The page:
MSNBC talking head Chris Hayes was on. He seems like a decent enough person, like the affable kid you were kind of friends with in junior highschool turned into an acceptably progressive media personality. And he buys you lunch or something. I’ve heard that his book Colony in a Nation is good but I haven’t read it. 

He was hosting an episode of his show dedicated to a discussion of, among other things, the ‘Reform Movement’. While I assume there was someone on the program purporting to represent the aforementioned movement (I was with the internet periodically) I did not catch them. On the occasion of my cognitive arrival there was an African American man who was somehow employed by a police union fielding questions from Chris Mathews to which he provided by rote a litany of the most tired of strawman arguments in defense of impunity for the police. . Then some mayors fielded questions from people beamed in from elsewhere. 

I take umbrage at many of the ways in which this show went down. The ‘Reform Movement’ thing rankled me. Who exactly picked that name? The people in the street? Or the people who have proffered themselves as their representatives? Whatever the case, nobody asked me. 

Not that I should be the first one to be asked. I’m no organizer and I’m not among the population of people who are most impacted by the criminal justice system. Not that I haven’t gotten caught up in it in my life, but there as well is a minefield of privilege. What I’m saying is I’m white and I’m crazy in a way that doesn’t result in lots of contact with the police. This seems like the better kind of crazy for me if we’re going to look at it in a black and white world, and I would know because I’ve been both kinds.

But if you did ask me what I thought about the police, I can answer “fuck ‘em” with conviction. “Reform” doesn’t reach a sticky finger towards what needs to happen in order for justice to be served. It’s the phraseology of talking heads who want something that can take the resounding clamor for abolition and grind it up into digestible chunks, a process that bears no small similarity to dog food.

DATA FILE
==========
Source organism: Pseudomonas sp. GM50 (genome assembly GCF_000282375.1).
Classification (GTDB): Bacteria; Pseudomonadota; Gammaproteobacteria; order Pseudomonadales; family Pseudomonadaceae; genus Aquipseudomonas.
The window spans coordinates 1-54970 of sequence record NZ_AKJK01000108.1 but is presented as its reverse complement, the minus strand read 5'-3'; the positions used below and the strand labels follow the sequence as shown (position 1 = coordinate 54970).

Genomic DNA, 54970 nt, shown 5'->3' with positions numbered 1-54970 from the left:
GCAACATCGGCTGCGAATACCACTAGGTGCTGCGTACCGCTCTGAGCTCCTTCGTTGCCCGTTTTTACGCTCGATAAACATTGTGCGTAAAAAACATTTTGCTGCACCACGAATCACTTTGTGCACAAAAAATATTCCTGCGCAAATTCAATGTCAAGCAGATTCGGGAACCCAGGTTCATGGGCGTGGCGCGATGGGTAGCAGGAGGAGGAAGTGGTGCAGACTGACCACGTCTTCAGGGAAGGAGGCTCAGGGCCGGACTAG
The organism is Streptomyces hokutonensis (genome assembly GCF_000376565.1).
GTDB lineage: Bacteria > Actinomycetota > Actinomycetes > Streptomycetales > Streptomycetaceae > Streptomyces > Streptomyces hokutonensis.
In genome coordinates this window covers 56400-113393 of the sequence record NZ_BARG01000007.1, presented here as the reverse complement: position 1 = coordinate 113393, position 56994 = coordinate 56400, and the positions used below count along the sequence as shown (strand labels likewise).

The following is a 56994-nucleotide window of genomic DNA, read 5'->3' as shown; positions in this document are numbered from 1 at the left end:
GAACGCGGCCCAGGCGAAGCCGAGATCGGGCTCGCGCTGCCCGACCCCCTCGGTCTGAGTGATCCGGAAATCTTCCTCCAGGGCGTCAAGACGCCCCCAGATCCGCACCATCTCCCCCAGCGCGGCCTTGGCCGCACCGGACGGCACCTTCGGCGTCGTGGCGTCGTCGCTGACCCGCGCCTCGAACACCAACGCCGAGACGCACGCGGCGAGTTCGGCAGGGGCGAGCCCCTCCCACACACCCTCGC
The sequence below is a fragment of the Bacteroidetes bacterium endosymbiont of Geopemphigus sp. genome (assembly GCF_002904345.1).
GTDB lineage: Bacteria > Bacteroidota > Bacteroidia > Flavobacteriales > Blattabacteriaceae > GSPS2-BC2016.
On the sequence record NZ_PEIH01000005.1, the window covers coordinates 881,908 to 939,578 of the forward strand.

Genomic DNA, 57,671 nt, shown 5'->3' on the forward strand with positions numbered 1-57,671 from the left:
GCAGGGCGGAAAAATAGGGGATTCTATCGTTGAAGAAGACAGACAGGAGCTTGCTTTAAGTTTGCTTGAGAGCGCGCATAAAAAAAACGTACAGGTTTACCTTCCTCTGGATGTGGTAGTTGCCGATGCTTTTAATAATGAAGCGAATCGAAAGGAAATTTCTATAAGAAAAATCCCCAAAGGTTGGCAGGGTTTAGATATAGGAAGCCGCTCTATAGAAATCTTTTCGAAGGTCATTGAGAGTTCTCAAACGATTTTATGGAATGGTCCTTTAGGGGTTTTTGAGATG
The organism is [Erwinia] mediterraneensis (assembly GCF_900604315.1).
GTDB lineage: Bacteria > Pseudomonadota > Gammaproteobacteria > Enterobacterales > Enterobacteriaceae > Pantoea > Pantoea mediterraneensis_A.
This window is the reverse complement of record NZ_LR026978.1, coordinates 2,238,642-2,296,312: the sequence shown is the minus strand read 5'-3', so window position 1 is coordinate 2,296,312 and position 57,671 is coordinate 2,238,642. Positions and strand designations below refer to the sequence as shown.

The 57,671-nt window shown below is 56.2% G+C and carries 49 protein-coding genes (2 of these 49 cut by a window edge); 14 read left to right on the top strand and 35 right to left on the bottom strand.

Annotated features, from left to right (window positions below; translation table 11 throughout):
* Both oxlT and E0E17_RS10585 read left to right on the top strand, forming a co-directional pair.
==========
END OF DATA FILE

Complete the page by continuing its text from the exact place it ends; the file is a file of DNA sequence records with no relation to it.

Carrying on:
As for me, I’ll continue to show up to the stuff as I can. I miss a lot, not being on social media. I am mostly aware of things after they’ve occurred. I don’t like this, but the cost of being immersed in the emotional economy of the internet is high. I’m brittle. Seeing the heights that others have reached makes me feel bad about the little bit that I cling to with such effort. 

And besides that is that this state of affairs forces me to reach out to friends for information. Sometimes this turns into a plan. It’s nice to have someone to say ‘fuck the police’ with. It’s so easy to become so lonely when you’re so sick for so long. The lives of others burn and it becomes easy to want to avoid them. And I would like it to be about some failure on my part to come to peace with the fact that I want less than most people and will never be congratulated or celebrated for achieving it. People don’t recognize the labor that goes into being only yourself in a world full of incitements to be otherwise. It’s all very taoist.

Bad Jobs

My life has been hellish for a while. If I’m honest with myself about it the decline has been going on for years. There’s precedence for this in my extended family, a streak of sad madness that manifests ultimately in an old age of dementia addled depression. If we make it that long. 

This isn’t to say that everyone is mad. There are enough high performers to float the more broken of us through the hard times. I am lucky in this respect and a few others, but mostly I am cursed. My brain doesn’t work right and it tells my body that there are many things wrong already and more on the way. I twist and turn, I sweat, I can’t sit still. I am not psychotic, but I think I might know a piece of that experience, the electricity that courses through your body until you are exhausted. You fall asleep and an hour later you awaken, refreshed enough to feel terrible again.